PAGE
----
## Wednesday, February 22, 2012

### An interesting pattern with derivatives

I found an interesting pattern while finding  higher order derivatives using the power rule. For readers who are not familiar with derivatives you might want  to watch the video here (

I was curious what the 3rd derivative of  x5 was.
So I used the power rule  to find the first derivative and I got f1(x)= 5x4 I applied the rule again to get the second derivative and got f2(x)= 20x3 I once again used the power rule for the third derivative and found the third derivative was f3(x) = 60x2 Now by this time I started to get curious as to what the Nth derivative,fn(x) would be for functions using the power rule. So I began to to work it out algebraically. I started with the general function f(x)= xa and began taking the derivative by continuously using the power rule, and got the following results:

1. 1(x)= a x a-1
2. 2(x)= a (a-1) x a-2
3. 3(x)= a (a-1)(a-2) x a-3
4. 4(x)= a (a-1)(a-2)(a-3) x a-4
5. 5(x)= a (a-1)(a-2)(a-3)(a-4) x a-5
From these a pattern begins to emerge with, a , as I took the higher order derivatives. Here is the pattern of  ,a, throughout each of the derivatives:
1. a
2. a (a-1)
3. a (a-1)(a-2)
4. a (a-1)(a-2)(a-3)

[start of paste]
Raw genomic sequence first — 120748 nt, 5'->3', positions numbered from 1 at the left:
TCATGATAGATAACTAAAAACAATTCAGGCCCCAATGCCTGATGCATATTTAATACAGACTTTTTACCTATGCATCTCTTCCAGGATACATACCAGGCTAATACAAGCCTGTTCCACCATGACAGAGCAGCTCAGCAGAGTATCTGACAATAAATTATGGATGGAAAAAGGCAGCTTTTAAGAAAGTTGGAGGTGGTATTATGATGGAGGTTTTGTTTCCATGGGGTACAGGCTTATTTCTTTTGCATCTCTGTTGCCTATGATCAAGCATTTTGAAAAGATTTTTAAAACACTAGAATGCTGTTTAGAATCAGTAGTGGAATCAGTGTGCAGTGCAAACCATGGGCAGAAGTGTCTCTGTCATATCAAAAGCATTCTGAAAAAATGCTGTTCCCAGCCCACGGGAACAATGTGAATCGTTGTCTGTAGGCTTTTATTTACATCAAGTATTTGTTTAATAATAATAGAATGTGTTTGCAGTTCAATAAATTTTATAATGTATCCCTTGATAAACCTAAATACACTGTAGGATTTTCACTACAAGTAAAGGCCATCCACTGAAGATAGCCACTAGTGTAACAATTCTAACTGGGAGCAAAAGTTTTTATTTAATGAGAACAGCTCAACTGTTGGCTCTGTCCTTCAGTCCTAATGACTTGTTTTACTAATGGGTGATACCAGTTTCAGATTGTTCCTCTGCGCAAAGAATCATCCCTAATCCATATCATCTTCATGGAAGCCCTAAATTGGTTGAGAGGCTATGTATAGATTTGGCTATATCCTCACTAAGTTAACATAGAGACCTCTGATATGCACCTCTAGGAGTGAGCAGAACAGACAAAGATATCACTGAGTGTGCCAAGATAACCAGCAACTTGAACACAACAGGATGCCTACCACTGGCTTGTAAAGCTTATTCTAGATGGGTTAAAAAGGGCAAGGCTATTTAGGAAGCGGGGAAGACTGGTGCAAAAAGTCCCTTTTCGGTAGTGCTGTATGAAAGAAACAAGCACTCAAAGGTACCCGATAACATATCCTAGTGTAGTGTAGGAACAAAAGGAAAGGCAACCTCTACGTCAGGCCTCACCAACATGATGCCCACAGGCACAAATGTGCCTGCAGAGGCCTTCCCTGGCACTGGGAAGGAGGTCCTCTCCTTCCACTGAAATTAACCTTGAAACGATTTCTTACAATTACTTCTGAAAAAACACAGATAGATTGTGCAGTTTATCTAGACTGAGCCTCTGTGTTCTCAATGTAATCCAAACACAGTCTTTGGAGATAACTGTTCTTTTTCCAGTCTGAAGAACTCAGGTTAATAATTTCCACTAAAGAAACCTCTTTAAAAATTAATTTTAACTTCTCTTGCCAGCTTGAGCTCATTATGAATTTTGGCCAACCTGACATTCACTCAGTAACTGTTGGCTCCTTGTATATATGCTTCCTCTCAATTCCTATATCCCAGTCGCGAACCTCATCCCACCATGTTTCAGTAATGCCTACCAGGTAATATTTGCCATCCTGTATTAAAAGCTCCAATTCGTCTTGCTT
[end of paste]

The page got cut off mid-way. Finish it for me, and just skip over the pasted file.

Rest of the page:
5. a (a-1)(a-2)(a-3)(a-4)
As we can see it looks like a pattern similar to a! or a factorial, but this alone is not the pattern we need to a be able to see how this relates to the nth derivative. Well lets look at the derivatives. The second derivative of  f(x)= xa  is f2(x)= a (a-1) x a-2 ,and from this we see that it is not just a! it is a!/(a-2)! because a! keeps going until (a-some number) = 1  For the second derivative to make sure a! does not go past a (a-1) we use (a-2)! in the denominator because it cancels out all of the other factors past that point.  That brings us to the general form of a!/(a-n)!

Now with the a in the exponent  xwe see that the a reduces by the the derivative we are on for example the second derivative ,  f2(x), the exponent is a-2   That makes the general form for the exponent a-n

To put all this together we get the formula for the nth derivative using the power rule as

n(x)=  a!/(a-n)!  x a-n

I am not sure if this pattern was already discovered by someone else or not. I have done some research and have not been able to find anything about it online.